The most frequent speech disorder among children.
Definition: It is defined as a pronunciation disorder caused by organic or functional problems with the peripheral organs of speech and consists of the inability to emit one or more sounds.
Experts estimate that Dislalia affects about 26% of girls and 34% of boys by five years.
At the age of 8, the number of children affected by this problem is reduced to 15% in the case of girls and 16% in the case of boys.
The symptoms can be varied; here are some of them:
- Replacement of some sounds with others.
- Distortion of sounds.
- Omission of some sounds.
- Change of syllables in a word.
- Emphasize words wrongly.
- “Swallow” word endings.
- Sloppy pronunciation
- Disorders in the rhythm of speech and conditions of the tempo.
If you want to know more efficiently if your child has a problem, pay close attention to how he pronounces the letters R, C, G, T, S, Z, J, B, D, T, M, N, A, E, OR.
These sounds are the most affected by dyslalia.
If these speech problems do not resolve by the age of 4, consult a speech therapist who will develop a program to correct speech defects that suit the child’s characteristics.
The causes of the Dislalia are, in most cases, perception and processing of the auditory and visual alterations, as well as disorders of the speech organs (usually in the region of the oral musculature).
Often, however, there are genetic or related family causes, or perhaps the sound is not used in the mother tongue and is unknown to the child.
Classification of Visalia
Visalia can be distinguished between disturbances in the phonetic range and interference in the phonological zone.
Under the phonetic aspect
Visalia is the interference in the formation of speech sounds: sounds can not be formed correctly due to the difficulty of articulation at the motor level.
The most common example of a disorder of this type is Sigmatism (“SEO”), defects of the sounds of the letter S.
The phonological aspect
However, he sees Dislalia as interruptions in speech sounds: sounds are formed correctly but are not applied by systematic norms.
They are often omitted or replaced by other sounds in the native language, such as / t / of the / k /.
Classification according to the severity of the Visalia
Another classification can be determined by the severity of the Visalia, that is if a single sound or more are affected:
Invariant Visalia: When a particular sound is sometimes correct, it is said incorrectly.
Incompatible dyslalia: When a sound depends on the position of the sound of the word is replaced by different sounds;
Partial Visalia: When one or two sounds are incorrectly formed, but the language is still easy to understand;
Multiple Visalia: When more than two sounds are incorrectly formed, the language is more difficult to understand;
Universal Visalia: When most of the sounds are affected, the language is composed mainly of the vowels (also called “vocal language”), which are incomprehensible.
Depending on the disorder and cause, it is best to go to a speech specialist or speech therapist to improve the child’s speech.
The specialist will perform exercises to strengthen the muscles used to produce sounds. The objective of these exercises is to improve the articulation of words, breathing, the rhythm of pronunciations, expressions, etc.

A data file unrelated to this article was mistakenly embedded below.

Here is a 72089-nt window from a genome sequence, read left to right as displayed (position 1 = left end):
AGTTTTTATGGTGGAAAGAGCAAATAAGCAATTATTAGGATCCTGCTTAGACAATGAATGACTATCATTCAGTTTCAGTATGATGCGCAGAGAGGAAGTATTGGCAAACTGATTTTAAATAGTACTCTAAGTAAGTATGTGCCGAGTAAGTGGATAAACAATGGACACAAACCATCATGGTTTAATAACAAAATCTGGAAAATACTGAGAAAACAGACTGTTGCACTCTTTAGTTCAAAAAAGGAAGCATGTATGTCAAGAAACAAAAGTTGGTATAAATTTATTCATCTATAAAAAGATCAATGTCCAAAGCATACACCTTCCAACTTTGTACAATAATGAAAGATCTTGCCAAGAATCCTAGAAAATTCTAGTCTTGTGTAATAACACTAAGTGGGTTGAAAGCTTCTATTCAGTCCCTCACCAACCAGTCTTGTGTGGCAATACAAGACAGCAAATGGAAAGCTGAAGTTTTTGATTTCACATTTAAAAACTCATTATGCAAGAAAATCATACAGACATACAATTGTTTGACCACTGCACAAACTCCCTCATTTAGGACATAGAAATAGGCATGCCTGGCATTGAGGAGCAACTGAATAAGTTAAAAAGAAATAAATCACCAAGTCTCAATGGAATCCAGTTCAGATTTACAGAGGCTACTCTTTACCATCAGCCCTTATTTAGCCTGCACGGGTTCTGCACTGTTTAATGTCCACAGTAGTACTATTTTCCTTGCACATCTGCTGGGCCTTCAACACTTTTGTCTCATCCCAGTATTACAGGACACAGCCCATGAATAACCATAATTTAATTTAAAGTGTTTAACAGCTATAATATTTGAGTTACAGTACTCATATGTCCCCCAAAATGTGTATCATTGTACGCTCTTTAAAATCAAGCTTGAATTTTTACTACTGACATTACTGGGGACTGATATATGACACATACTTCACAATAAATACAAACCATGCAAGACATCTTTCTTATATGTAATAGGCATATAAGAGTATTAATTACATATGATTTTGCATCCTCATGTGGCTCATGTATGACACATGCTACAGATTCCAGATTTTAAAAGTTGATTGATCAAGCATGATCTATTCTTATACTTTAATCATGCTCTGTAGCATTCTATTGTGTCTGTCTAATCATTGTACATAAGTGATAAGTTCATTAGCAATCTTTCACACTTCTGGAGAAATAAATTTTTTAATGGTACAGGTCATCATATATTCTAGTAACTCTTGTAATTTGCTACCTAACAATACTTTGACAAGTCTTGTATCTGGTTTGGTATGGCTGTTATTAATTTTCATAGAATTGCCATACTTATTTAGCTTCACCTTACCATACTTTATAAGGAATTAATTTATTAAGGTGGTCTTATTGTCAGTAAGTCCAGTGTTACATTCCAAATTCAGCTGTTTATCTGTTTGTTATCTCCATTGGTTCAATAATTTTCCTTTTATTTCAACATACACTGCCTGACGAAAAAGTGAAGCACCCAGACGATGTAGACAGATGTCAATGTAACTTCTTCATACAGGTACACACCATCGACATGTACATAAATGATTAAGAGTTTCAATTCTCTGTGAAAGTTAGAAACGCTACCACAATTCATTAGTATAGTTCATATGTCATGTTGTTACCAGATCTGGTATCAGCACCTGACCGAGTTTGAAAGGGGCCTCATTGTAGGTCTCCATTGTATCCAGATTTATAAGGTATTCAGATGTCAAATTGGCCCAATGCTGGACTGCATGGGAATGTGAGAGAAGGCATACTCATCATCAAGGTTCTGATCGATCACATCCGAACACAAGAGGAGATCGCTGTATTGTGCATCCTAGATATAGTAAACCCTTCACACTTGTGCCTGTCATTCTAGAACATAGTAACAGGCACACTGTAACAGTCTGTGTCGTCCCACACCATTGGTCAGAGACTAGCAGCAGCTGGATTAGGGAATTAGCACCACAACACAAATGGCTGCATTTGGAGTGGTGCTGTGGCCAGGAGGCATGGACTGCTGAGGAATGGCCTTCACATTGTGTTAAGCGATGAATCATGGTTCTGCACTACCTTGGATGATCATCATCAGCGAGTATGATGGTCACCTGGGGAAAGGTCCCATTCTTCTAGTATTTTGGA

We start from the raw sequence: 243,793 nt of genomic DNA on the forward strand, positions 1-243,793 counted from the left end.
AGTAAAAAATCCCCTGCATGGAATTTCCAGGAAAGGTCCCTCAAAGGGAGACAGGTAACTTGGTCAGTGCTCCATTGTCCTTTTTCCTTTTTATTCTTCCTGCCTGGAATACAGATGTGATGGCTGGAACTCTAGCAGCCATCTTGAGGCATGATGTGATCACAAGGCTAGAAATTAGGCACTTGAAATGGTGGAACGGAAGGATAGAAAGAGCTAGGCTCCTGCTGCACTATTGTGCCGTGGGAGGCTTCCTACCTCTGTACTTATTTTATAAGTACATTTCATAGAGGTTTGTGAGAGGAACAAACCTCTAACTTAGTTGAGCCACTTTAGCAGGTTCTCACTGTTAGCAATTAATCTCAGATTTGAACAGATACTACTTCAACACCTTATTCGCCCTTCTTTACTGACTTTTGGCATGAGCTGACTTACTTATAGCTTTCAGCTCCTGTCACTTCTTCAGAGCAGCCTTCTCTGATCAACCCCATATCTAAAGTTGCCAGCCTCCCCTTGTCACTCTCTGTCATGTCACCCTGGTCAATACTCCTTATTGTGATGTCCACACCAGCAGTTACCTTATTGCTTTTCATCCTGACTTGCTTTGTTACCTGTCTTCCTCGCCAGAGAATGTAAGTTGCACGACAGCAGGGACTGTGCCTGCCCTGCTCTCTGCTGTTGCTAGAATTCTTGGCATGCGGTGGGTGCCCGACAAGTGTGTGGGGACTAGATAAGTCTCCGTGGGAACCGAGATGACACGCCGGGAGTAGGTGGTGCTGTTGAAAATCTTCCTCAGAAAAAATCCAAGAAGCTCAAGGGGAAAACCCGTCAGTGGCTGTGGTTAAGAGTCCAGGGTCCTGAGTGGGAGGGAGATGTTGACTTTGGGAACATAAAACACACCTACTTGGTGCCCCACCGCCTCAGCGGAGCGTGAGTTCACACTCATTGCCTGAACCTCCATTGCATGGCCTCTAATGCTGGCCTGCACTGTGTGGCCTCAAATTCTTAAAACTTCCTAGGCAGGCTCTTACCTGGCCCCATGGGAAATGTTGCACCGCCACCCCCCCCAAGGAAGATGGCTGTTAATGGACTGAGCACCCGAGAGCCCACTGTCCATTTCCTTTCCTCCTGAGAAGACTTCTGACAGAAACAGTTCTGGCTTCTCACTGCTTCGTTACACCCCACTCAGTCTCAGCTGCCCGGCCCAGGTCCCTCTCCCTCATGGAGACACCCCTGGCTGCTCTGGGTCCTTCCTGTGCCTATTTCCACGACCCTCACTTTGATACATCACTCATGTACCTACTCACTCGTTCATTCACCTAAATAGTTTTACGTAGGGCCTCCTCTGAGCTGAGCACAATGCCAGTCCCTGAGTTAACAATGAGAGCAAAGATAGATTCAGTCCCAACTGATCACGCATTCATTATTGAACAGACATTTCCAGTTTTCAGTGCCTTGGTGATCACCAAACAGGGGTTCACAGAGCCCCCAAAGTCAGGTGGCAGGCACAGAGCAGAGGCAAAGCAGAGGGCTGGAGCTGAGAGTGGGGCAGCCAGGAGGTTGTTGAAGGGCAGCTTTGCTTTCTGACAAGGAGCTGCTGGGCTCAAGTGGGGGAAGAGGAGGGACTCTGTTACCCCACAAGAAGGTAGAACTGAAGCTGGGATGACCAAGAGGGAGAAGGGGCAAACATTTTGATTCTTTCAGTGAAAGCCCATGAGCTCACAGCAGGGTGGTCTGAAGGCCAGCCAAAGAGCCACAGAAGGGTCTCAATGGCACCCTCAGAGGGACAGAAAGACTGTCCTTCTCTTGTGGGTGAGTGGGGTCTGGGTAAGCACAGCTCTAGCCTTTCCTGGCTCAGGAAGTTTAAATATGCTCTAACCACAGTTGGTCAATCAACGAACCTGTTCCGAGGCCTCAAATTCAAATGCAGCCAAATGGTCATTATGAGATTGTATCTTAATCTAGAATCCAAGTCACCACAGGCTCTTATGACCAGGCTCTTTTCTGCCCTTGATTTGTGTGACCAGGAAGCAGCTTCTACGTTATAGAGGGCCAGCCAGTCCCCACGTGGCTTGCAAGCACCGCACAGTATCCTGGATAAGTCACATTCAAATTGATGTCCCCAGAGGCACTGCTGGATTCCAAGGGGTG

In these therapies, the specialist will apply the necessary exercises through games to make them easier to perform. Likewise, they are also performed in this way so that the child is happy to learn these new skills.
Sometimes, when the inconvenience has a physical origin, it will be necessary to perform a medical procedure.
Consult your pediatrician or trusted physician to locate the cause and establish the most appropriate treatment.
Tips to correct speech
Although most of these problems can not be solved without the intervention of a specialist that offers a series of special techniques.
There are some practical tips that you can follow to prevent speech problems and correct them, probably in addition to sessions with a speech therapist.
So, here are some tips from speech therapy specialists to effectively correct your children’s speech:
Develop the muscles of the child’s jaw and tongue through vigorous chewing of food, rinsing the mouth, inflating the cheeks, passing the air from one cheek to the other, vice versa, etc.
Talk with your child exclusively in the correct language. Although the temptation is sometimes high, do not use a child’s vocabulary.
Read poems and stories with your child daily.
Talk as often as possible with your little one. Answer all your questions patiently; this encourages the child to ask even more questions.
Speak correctly and as much as possible. Repeat a word or phrase several times to prevent your child from exchanging words.
Help your child do sound joint correction exercises every day, aiming to correct the functioning of the muscles involved in the pronunciation of sounds.
These include training exercises for the organs involved in producing sounds, the correct placement of the lips, the tongue, etc.
Do not overexert your child. These sessions should not last more than 15-20 minutes.
Carry out different activities with your child designed to develop your fine motor skills.
If your child stutters, good results can be achieved in correcting this defect using music lessons, as they contribute to the development of breathing during the speech, tempo, and rhythm.